Abbas Kiarostami left the world with an unusual goodbye. Not a narrative film, or a film of particular grandeur. Not a film that took us through his beloved Iran, meeting new faces and treading new terrains. No. He left us a film that is experimental in nature, best described as watching pictures come alive in the temporal space between life and a solitary snapshot. It is, in one sense, an essay film of a kind, because Kiarostami is positing a certain “beforeness” in the period of existence prior to the camerawoman’s arrival. The camerawoman does not know what this “beforeness” is. She cannot know, because she can only capture what meets her senses in the immediate moment. By re-animating a selection of his photographs, Kiarostami is using cinema to bridge the gap of the “beforeness” and the photographic image. He is trying to read the past through the contents of these pictures and find the kinesis that drove the wildlife that populate them. Frisky horses, lazing bovines, vigilant deer, inquisitive birds—an order of magnitude and possibility, subtly spinning secret narratives that we’re frequently oblivious to. Not Kiarostami. The natural world for him is as rife with potential as the human condition. Even in the photographs, the animals can tell a tale. He is their scribe.
The brilliant thing about his method is that, barring a few choice exceptions, the original image is never revealed. We do not know at what point he clicked his shutter. The true frames that exist as negatives are like phantoms hidden behind Kiarostami’s manipulations, simultaneously there and not there. He trusts us to imagine where they might be, and if we cannot, no matter. He leaves it for us to decide when we would have taken the photo. Which spatial arrangement yields the most pleasing visual tableau? Which configuration of beast or bird strikes us as the most beautiful? The most artful? We are invited to be active participants in this film’s creation, making it somewhat disconcerting that people would find this deathly boring. I’d imagine it would be boring if you choose not to engage, construct, admire or evaluate. This has been true of Kiarostami’s oeuvre as a whole, and it’s no different here. This time, the onus is much more on the viewer to find that balance of engagement and elucidation, and yes, it does not come easy. Nothing ever does.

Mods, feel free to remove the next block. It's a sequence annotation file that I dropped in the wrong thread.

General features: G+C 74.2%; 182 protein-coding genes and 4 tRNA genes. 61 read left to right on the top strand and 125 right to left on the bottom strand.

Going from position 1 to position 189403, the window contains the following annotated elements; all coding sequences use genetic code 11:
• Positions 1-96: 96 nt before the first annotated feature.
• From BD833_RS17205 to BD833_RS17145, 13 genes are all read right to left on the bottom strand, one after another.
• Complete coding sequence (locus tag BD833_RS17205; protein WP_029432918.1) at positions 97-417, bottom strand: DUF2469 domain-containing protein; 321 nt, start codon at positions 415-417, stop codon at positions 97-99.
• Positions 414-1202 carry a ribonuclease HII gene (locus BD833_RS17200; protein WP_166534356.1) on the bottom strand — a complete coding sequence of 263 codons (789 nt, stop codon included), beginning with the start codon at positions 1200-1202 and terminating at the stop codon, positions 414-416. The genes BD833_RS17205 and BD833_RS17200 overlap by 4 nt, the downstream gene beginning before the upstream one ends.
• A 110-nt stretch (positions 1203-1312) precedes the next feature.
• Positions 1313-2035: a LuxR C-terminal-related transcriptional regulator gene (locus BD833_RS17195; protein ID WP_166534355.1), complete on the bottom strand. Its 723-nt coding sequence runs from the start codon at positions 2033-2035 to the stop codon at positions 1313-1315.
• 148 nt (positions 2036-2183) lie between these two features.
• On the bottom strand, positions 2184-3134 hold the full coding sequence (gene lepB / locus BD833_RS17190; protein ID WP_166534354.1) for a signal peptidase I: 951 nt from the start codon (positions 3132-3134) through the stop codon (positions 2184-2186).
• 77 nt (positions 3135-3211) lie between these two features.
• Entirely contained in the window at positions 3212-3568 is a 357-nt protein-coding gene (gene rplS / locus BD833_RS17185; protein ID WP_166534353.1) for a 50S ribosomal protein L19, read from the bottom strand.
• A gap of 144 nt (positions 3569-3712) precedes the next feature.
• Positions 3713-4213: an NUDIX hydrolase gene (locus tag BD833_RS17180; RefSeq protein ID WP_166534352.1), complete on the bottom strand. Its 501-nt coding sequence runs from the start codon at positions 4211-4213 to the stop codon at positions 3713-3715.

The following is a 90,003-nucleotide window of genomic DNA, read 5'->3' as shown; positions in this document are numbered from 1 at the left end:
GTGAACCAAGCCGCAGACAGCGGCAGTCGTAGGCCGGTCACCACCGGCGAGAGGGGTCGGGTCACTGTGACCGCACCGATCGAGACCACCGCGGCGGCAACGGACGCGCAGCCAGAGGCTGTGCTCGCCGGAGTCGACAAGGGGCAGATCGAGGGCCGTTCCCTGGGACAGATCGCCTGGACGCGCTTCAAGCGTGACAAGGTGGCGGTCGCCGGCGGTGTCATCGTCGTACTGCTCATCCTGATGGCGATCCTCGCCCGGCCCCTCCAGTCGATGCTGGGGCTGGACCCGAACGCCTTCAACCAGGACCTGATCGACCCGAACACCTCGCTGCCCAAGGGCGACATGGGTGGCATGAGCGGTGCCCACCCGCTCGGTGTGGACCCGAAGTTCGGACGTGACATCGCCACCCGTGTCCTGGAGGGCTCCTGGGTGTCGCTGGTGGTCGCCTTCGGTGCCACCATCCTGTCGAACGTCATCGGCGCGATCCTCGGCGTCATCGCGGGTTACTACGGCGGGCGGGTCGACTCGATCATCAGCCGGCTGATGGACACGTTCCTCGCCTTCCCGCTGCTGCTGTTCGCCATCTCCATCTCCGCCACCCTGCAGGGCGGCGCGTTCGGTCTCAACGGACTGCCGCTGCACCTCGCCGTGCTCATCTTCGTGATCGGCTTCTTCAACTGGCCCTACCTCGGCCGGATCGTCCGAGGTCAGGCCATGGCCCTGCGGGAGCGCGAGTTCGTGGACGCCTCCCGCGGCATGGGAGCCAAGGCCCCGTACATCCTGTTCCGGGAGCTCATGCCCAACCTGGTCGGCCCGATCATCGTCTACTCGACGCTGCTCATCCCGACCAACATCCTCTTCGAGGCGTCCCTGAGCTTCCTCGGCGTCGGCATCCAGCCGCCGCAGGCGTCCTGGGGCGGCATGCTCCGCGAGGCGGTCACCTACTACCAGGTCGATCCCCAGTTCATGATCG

The other feature I find stunning is the control exhibited in the digital effects, and how Kiarostami frequently oscillates from making them truly lifelike, to revealing their uncanniness in subtle shifts. For instance, many of the vignettes have digital snow superimposed on them, giving off an effect similar to Christmas e-cards you can send on the Internet. But then some animals really do move as they would in real life, and there are also changes in lighting that are so natural that you hardly notice them at first. It’s a wonderful mixture that trains the eye to adapt to unique conditions, much like how a camerawoman must do the same for every environment she photographs in.
Finally, I can’t help but be tickled by Kiarostami’s final film ending with an Andrew Lloyd Webber song. It’s the weirdest flex I’ve seen in film this year, and I’m not really sure what to make of it, other than to say that it fits? If Kiarostami did choose the track, then it’s true. His love never will die, even though he has. 24 Frames is a testament to that. His love for cinema was still as vibrant and adventurous as ever, and in a way, this film is how he is passing the torch to us. Training our eye, making us look, experimenting with technology and form—it’s all there. He’s left it for us. It’s the perfect farewell.